The World Anti-Doping Agency (WADA) has kept cannabis on its list of banned substances for 2023.
The list was finalized on Sept 23.
According to the Wall Street Journal, “WADA’s Prohibited List Expert Advisory Group has backed keeping a ban in place, saying that based on the scientific evidence available, the drug meets the criteria for inclusion on the list.”
WADA, which handles athletic drug testing for the Olympics and other sports, was urged by the U.S. Anti-Doping Agency last year to review its approach to cannabis after the controversial suspension of American sprinter Sha’Carri Richardson last year.
Richardson was suspended from participating in the Tokyo games after previously consuming cannabis in Oregon, where the plant has been medically legal since 1998 and legal for all adults since 2014.
In response to the outcry, WADA promised to initiate a scientific review of cannabis and is now leaning toward a continued ban.
But why? What scientific evidence did they review exactly?
What’s the concern with athletes using cannabis as part of their regimen?
Is Weed a Performance-Enhancing Substance?
The whole point of WADA’s existence is to prevent cheaters from spoiling the competition.
This message is loud and clear on the homepage of their website: “Raising the game for clean sport.”
Do they then consider cannabis as a performance enhancer? What other reason to ban it?
It’s not uncommon to hear of creatives getting dialed in at work with just the right dose of cannabinoids, or athletes enjoying invigorated exercise routines with improved recovery time thanks to cannabis’s anti-inflammatory properties.
Or what about athletes governed under WADA’s policies who could use cannabis to help with sleep, stress, and anxiety?
This doesn’t sound like a performance-enhancing drug at all because an optimized cannabis regimen is all about restoring balance and harmony to the body and the mind.
Imagine if WADA banned nutritional supplements. Imagine if they banned meditation. Sounds extreme right? Or what if they banned antidepressants or anti-inflammatories?
What’s wrong with an athlete who can learn how to use cannabis to take better care of themselves and maybe even improve the longevity of their career?
Frankly, this is a win-win scenario unless you’re Big Pharma still trying to peddle pill-shaped solutions.
The Big Pharma Factor
WADA’s Prohibited List Expert Advisory Group is heavily comprised of people who come from Big Pharma.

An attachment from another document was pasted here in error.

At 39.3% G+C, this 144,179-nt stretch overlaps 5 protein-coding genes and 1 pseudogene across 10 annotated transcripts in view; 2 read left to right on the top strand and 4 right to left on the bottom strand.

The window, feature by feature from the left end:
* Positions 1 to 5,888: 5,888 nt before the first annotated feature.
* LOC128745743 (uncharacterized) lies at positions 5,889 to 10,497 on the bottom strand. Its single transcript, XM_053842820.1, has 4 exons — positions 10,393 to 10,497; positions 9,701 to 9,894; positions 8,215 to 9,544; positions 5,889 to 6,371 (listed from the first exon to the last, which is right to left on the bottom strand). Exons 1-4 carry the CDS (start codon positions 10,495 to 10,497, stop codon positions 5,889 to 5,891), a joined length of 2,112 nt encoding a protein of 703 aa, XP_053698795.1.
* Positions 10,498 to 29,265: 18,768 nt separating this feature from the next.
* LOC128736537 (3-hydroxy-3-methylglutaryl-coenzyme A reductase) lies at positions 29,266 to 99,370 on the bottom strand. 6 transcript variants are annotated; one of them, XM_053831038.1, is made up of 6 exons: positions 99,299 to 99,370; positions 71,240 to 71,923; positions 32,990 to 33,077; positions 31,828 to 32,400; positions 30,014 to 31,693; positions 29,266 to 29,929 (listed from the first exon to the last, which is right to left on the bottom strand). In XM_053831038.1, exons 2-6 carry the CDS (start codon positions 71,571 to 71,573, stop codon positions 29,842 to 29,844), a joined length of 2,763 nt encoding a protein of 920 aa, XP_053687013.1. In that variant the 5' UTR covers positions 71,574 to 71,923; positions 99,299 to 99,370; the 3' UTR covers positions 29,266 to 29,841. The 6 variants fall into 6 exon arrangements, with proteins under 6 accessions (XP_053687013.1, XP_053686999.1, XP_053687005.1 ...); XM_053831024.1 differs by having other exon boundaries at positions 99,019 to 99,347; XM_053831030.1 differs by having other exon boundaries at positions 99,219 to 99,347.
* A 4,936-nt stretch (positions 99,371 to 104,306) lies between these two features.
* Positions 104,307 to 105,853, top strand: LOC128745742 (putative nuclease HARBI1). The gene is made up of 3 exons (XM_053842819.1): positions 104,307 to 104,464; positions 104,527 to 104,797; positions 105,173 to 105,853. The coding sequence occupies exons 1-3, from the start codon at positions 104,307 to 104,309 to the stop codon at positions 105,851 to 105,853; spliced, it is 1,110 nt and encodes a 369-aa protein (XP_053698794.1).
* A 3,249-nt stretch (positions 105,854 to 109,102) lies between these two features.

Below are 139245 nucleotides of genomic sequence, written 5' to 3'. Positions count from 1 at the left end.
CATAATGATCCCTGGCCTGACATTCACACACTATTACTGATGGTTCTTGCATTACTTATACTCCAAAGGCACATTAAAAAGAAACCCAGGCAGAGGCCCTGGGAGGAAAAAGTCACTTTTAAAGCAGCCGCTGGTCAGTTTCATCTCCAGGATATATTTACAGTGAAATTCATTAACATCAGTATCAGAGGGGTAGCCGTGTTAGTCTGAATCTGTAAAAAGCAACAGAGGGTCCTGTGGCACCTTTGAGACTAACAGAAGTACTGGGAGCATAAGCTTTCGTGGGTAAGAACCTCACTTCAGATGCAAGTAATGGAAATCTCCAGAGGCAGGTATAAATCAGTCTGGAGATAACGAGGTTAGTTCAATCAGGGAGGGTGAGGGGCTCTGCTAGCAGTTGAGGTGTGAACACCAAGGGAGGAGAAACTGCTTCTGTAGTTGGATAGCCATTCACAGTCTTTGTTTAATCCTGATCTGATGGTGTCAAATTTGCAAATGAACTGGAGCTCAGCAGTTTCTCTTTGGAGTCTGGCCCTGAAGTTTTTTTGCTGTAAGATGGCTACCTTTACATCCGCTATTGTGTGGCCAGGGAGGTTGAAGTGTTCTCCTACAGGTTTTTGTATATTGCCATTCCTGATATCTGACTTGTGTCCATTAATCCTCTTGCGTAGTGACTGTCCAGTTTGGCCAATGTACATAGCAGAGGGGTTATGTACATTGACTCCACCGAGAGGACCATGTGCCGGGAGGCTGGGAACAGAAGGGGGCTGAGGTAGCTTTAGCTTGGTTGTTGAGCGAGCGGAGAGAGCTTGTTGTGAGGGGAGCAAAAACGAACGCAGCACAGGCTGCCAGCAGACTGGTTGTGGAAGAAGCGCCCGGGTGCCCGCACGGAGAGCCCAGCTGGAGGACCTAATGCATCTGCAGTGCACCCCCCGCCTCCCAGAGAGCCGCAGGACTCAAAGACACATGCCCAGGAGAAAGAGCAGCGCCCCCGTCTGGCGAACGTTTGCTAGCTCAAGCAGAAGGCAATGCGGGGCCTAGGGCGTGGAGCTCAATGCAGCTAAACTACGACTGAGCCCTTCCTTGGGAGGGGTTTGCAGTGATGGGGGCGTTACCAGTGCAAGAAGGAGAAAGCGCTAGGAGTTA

You can double check the group members over at WADA’s website for yourself. Even group chair Dr. Audrey Kinahan has a robust background in the pharmaceutical industry.
What’s more, they don’t consider cannabis a performance enhancer at all. It’s just a banned substance. In fact, athletes can get a Therapeutic Use Exemption (TUE) for it.
It’s no secret that Big Pharma has a vested interest in cannabis prohibition.
Over the years, Big Pharma has actively played a role in slowing cannabis progress through legislative lobbying (aka legalized bribery) and the funding of anti-cannabis propaganda.
Why would people want pills with harsh side effects when the right amount of cannabis at the right time seems to do a better job?
It was recently reported that the pharmaceutical industry is losing billions to the cannabis space, and they’re no doubt scratching and clawing out of sheer self-preservation.
When you consider how the industry’s business model relies on people getting or staying sick, how can you trust anything with their fingerprints on it?
Banning and Testing for THC is Problematic and Unfair
WADA’s continued ban of cannabis shows how little they care about science or the health of athletes.
“The problem with the testing of ‘marijuana’ (or THC) versus other substances is the duration of time in which is it detectable,” said Codi Peterson, Chief Science Offer at The Cannigma.
“Many drugs are long gone compared to THC metabolites which can linger for a while.”
In other words, weed can stay in your system for a long time, and you can still fail a drug test even if you haven’t consumed any THC for a few days, or sometimes longer.
And even then, does it really make sense to be testing for THC/cannabis in the first place?
“It’s cruel to expect athletes to perform for others’ entertainment, and not allow them to recover with humane treatments. WADA is shameful,” said Mara Gordon, founder of Aunt Zelda’s, which has helped thousands of chronically ill patients and their doctors integrate medical cannabis regimens into conventional treatment protocols.
Diana McElroy, a lifestyle wellness coach and yoga instructor also chimed in with her experience. “Cannabis is a medicine and helps people with inflammation and body aches. Athletes in particular benefit greatly.”
Of course, WADA will need more than just anecdotal reports to make an informed decision to lift the ban on cannabis.
But what info are they looking for exactly, other than Big Pharma stock ratings?
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